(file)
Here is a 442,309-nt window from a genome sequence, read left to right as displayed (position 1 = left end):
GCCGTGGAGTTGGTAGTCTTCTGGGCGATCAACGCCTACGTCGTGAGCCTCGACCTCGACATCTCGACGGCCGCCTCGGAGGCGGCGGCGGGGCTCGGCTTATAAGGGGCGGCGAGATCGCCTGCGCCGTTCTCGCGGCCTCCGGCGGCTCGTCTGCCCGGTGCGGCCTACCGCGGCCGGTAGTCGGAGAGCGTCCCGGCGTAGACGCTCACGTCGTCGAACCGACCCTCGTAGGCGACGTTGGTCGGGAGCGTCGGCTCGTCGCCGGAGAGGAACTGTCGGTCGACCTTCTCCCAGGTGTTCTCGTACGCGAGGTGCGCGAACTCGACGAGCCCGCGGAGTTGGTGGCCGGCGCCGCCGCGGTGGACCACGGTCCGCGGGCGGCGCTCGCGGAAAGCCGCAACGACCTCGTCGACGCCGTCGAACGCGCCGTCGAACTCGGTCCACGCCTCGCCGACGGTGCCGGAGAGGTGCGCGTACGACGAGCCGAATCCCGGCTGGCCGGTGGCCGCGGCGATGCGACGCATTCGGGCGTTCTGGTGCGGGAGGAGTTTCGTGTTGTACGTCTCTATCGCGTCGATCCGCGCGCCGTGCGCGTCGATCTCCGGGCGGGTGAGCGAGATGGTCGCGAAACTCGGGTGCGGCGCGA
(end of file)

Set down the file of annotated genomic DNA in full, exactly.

Here is a 442,309-nt window from a genome sequence, read left to right as displayed (position 1 = left end):
GCCGTGGAGTTGGTAGTCTTCTGGGCGATCAACGCCTACGTCGTGAGCCTCGACCTCGACATCTCGACGGCCGCCTCGGAGGCGGCGGCGGGGCTCGGCTTATAAGGGGCGGCGAGATCGCCTGCGCCGTTCTCGCGGCCTCCGGCGGCTCGTCTGCCCGGTGCGGCCTACCGCGGCCGGTAGTCGGAGAGCGTCCCGGCGTAGACGCTCACGTCGTCGAACCGACCCTCGTAGGCGACGTTGGTCGGGAGCGTCGGCTCGTCGCCGGAGAGGAACTGTCGGTCGACCTTCTCCCAGGTGTTCTCGTACGCGAGGTGCGCGAACTCGACGAGCCCGCGGAGTTGGTGGCCGGCGCCGCCGCGGTGGACCACGGTCCGCGGGCGGCGCTCGCGGAAAGCCGCAACGACCTCGTCGACGCCGTCGAACGCGCCGTCGAACTCGGTCCACGCCTCGCCGACGGTGCCGGAGAGGTGCGCGTACGACGAGCCGAATCCCGGCTGGCCGGTGGCCGCGGCGATGCGACGCATTCGGGCGTTCTGGTGCGGGAGGAGTTTCGTGTTGTACGTCTCTATCGCGTCGATCCGCGCGCCGTGCGCGTCGATCTCCGGGCGGGTGAGCGAGATGGTCGCGAAACTCGGGTGCGGCGCGA